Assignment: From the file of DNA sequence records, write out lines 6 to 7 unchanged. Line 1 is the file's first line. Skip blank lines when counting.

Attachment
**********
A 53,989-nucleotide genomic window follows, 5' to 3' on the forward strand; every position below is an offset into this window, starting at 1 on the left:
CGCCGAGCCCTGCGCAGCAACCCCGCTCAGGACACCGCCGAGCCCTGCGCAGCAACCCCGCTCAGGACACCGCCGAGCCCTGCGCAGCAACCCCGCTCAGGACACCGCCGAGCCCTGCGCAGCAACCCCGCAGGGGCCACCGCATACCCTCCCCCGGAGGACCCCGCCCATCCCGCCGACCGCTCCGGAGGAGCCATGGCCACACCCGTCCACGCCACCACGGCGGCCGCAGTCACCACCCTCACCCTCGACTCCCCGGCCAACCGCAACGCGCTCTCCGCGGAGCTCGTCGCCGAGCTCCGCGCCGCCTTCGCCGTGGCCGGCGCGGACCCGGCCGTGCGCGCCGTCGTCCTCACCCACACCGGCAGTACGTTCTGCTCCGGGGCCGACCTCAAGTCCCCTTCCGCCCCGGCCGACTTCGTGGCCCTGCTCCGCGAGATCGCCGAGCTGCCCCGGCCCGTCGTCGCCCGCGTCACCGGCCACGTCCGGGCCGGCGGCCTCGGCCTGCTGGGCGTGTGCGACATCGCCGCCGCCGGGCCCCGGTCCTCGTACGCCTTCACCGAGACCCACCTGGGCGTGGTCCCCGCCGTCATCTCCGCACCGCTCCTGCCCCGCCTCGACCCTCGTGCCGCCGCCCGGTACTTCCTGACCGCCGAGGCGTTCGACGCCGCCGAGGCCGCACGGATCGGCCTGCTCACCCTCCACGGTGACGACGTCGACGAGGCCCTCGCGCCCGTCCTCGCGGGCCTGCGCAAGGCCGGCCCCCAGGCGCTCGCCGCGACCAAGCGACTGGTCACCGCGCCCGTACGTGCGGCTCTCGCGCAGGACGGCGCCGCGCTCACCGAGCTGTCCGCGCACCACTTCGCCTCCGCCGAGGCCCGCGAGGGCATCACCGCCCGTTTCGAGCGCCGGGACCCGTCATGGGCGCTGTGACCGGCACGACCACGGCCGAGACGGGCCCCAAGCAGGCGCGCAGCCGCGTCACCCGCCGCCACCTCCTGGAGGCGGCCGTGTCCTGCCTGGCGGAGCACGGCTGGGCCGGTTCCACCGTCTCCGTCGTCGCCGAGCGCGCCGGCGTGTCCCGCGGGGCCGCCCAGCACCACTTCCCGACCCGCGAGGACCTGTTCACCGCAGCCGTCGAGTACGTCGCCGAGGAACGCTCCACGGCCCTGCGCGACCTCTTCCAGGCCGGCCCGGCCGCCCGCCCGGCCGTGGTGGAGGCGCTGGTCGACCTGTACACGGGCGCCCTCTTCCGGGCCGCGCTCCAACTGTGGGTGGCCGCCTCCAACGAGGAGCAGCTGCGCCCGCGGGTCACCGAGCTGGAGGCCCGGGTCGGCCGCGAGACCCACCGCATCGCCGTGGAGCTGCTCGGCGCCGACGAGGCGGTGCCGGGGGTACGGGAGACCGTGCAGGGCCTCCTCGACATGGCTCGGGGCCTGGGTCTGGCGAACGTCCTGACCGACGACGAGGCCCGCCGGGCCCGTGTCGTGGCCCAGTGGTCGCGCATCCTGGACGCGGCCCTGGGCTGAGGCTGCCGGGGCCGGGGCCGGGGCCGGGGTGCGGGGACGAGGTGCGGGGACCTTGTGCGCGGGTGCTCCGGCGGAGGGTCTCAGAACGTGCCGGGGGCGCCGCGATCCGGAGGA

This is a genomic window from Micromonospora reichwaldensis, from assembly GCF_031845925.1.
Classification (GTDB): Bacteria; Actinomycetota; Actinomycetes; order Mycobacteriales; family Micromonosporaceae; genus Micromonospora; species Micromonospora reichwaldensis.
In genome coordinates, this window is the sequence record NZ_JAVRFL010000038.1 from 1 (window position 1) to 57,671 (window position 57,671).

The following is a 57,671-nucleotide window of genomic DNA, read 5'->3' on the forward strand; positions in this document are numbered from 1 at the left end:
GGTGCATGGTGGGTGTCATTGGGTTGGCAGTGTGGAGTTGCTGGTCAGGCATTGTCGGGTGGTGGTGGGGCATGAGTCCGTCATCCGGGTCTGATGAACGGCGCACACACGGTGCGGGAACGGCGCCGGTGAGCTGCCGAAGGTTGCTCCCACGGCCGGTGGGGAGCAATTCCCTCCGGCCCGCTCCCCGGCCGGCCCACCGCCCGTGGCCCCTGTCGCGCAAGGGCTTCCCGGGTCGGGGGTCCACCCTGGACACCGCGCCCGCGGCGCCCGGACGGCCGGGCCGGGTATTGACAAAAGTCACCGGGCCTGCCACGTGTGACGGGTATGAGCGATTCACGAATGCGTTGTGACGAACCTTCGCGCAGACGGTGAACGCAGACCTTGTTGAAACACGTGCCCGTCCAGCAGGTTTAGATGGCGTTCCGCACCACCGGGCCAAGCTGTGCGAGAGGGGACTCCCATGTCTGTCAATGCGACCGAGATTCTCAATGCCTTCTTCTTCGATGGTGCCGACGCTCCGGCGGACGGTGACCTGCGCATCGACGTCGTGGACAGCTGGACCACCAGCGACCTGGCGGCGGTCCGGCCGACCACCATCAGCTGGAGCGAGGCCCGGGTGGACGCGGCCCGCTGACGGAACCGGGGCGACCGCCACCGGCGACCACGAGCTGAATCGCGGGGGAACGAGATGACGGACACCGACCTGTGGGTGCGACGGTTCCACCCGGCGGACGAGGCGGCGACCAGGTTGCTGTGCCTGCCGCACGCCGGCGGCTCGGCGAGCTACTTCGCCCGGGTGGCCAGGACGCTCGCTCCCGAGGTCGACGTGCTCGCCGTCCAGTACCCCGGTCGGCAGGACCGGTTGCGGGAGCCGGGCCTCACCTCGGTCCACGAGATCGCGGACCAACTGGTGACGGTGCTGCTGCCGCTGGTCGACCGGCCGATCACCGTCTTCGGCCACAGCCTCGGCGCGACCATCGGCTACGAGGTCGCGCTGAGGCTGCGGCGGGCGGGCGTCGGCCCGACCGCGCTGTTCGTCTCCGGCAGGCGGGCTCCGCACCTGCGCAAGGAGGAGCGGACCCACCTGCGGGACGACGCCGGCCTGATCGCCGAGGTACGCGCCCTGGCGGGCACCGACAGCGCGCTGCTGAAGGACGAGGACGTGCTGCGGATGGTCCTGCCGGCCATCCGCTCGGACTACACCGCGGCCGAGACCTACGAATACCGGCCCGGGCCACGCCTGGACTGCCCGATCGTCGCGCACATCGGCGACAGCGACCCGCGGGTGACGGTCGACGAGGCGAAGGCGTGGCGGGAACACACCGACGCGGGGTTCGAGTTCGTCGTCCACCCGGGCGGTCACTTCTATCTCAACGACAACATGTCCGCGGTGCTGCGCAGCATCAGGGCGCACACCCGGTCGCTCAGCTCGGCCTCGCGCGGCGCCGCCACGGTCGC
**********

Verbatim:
The following is a 57,671-nucleotide window of genomic DNA, read 5'->3' on the forward strand; positions in this document are numbered from 1 at the left end:
GGTGCATGGTGGGTGTCATTGGGTTGGCAGTGTGGAGTTGCTGGTCAGGCATTGTCGGGTGGTGGTGGGGCATGAGTCCGTCATCCGGGTCTGATGAACGGCGCACACACGGTGCGGGAACGGCGCCGGTGAGCTGCCGAAGGTTGCTCCCACGGCCGGTGGGGAGCAATTCCCTCCGGCCCGCTCCCCGGCCGGCCCACCGCCCGTGGCCCCTGTCGCGCAAGGGCTTCCCGGGTCGGGGGTCCACCCTGGACACCGCGCCCGCGGCGCCCGGACGGCCGGGCCGGGTATTGACAAAAGTCACCGGGCCTGCCACGTGTGACGGGTATGAGCGATTCACGAATGCGTTGTGACGAACCTTCGCGCAGACGGTGAACGCAGACCTTGTTGAAACACGTGCCCGTCCAGCAGGTTTAGATGGCGTTCCGCACCACCGGGCCAAGCTGTGCGAGAGGGGACTCCCATGTCTGTCAATGCGACCGAGATTCTCAATGCCTTCTTCTTCGATGGTGCCGACGCTCCGGCGGACGGTGACCTGCGCATCGACGTCGTGGACAGCTGGACCACCAGCGACCTGGCGGCGGTCCGGCCGACCACCATCAGCTGGAGCGAGGCCCGGGTGGACGCGGCCCGCTGACGGAACCGGGGCGACCGCCACCGGCGACCACGAGCTGAATCGCGGGGGAACGAGATGACGGACACCGACCTGTGGGTGCGACGGTTCCACCCGGCGGACGAGGCGGCGACCAGGTTGCTGTGCCTGCCGCACGCCGGCGGCTCGGCGAGCTACTTCGCCCGGGTGGCCAGGACGCTCGCTCCCGAGGTCGACGTGCTCGCCGTCCAGTACCCCGGTCGGCAGGACCGGTTGCGGGAGCCGGGCCTCACCTCGGTCCACGAGATCGCGGACCAACTGGTGACGGTGCTGCTGCCGCTGGTCGACCGGCCGATCACCGTCTTCGGCCACAGCCTCGGCGCGACCATCGGCTACGAGGTCGCGCTGAGGCTGCGGCGGGCGGGCGTCGGCCCGACCGCGCTGTTCGTCTCCGGCAGGCGGGCTCCGCACCTGCGCAAGGAGGAGCGGACCCACCTGCGGGACGACGCCGGCCTGATCGCCGAGGTACGCGCCCTGGCGGGCACCGACAGCGCGCTGCTGAAGGACGAGGACGTGCTGCGGATGGTCCTGCCGGCCATCCGCTCGGACTACACCGCGGCCGAGACCTACGAATACCGGCCCGGGCCACGCCTGGACTGCCCGATCGTCGCGCACATCGGCGACAGCGACCCGCGGGTGACGGTCGACGAGGCGAAGGCGTGGCGGGAACACACCGACGCGGGGTTCGAGTTCGTCGTCCACCCGGGCGGTCACTTCTATCTCAACGACAACATGTCCGCGGTGCTGCGCAGCATCAGGGCGCACACCCGGTCGCTCAGCTCGGCCTCGCGCGGCGCCGCCACGGTCGC